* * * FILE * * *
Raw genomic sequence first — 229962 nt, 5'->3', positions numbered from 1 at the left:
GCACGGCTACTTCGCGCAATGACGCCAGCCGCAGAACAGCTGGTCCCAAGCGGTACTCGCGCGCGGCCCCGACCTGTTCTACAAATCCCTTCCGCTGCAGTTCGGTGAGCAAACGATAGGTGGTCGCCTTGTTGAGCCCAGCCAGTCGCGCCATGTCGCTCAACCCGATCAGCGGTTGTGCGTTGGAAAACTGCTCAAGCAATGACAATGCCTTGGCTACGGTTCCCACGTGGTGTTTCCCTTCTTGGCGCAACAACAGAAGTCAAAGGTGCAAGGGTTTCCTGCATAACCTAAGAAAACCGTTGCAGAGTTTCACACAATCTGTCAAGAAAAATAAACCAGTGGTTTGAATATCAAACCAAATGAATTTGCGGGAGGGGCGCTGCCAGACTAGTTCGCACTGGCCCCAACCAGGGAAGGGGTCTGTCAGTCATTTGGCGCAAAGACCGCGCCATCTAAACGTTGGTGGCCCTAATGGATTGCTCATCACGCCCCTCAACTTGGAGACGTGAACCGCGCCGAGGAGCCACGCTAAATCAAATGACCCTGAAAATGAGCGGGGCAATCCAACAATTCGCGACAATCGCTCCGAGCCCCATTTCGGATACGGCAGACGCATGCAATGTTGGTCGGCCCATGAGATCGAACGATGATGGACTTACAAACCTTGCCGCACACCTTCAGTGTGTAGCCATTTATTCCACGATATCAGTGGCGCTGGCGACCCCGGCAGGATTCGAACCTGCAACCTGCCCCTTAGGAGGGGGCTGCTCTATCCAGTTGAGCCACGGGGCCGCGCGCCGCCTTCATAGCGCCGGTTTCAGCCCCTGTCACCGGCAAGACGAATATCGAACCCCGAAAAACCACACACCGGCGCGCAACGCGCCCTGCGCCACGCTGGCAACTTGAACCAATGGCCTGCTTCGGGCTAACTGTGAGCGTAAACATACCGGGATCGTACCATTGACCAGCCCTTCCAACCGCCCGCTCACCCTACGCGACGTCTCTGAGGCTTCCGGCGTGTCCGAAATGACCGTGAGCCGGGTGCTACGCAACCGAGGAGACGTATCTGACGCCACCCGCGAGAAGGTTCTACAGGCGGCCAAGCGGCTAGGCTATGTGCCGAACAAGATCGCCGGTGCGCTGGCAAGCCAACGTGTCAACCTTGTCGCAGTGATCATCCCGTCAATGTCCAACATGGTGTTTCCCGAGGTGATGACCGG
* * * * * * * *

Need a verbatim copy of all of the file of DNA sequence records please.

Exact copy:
Raw genomic sequence first — 229962 nt, 5'->3', positions numbered from 1 at the left:
GCACGGCTACTTCGCGCAATGACGCCAGCCGCAGAACAGCTGGTCCCAAGCGGTACTCGCGCGCGGCCCCGACCTGTTCTACAAATCCCTTCCGCTGCAGTTCGGTGAGCAAACGATAGGTGGTCGCCTTGTTGAGCCCAGCCAGTCGCGCCATGTCGCTCAACCCGATCAGCGGTTGTGCGTTGGAAAACTGCTCAAGCAATGACAATGCCTTGGCTACGGTTCCCACGTGGTGTTTCCCTTCTTGGCGCAACAACAGAAGTCAAAGGTGCAAGGGTTTCCTGCATAACCTAAGAAAACCGTTGCAGAGTTTCACACAATCTGTCAAGAAAAATAAACCAGTGGTTTGAATATCAAACCAAATGAATTTGCGGGAGGGGCGCTGCCAGACTAGTTCGCACTGGCCCCAACCAGGGAAGGGGTCTGTCAGTCATTTGGCGCAAAGACCGCGCCATCTAAACGTTGGTGGCCCTAATGGATTGCTCATCACGCCCCTCAACTTGGAGACGTGAACCGCGCCGAGGAGCCACGCTAAATCAAATGACCCTGAAAATGAGCGGGGCAATCCAACAATTCGCGACAATCGCTCCGAGCCCCATTTCGGATACGGCAGACGCATGCAATGTTGGTCGGCCCATGAGATCGAACGATGATGGACTTACAAACCTTGCCGCACACCTTCAGTGTGTAGCCATTTATTCCACGATATCAGTGGCGCTGGCGACCCCGGCAGGATTCGAACCTGCAACCTGCCCCTTAGGAGGGGGCTGCTCTATCCAGTTGAGCCACGGGGCCGCGCGCCGCCTTCATAGCGCCGGTTTCAGCCCCTGTCACCGGCAAGACGAATATCGAACCCCGAAAAACCACACACCGGCGCGCAACGCGCCCTGCGCCACGCTGGCAACTTGAACCAATGGCCTGCTTCGGGCTAACTGTGAGCGTAAACATACCGGGATCGTACCATTGACCAGCCCTTCCAACCGCCCGCTCACCCTACGCGACGTCTCTGAGGCTTCCGGCGTGTCCGAAATGACCGTGAGCCGGGTGCTACGCAACCGAGGAGACGTATCTGACGCCACCCGCGAGAAGGTTCTACAGGCGGCCAAGCGGCTAGGCTATGTGCCGAACAAGATCGCCGGTGCGCTGGCAAGCCAACGTGTCAACCTTGTCGCAGTGATCATCCCGTCAATGTCCAACATGGTGTTTCCCGAGGTGATGACCGG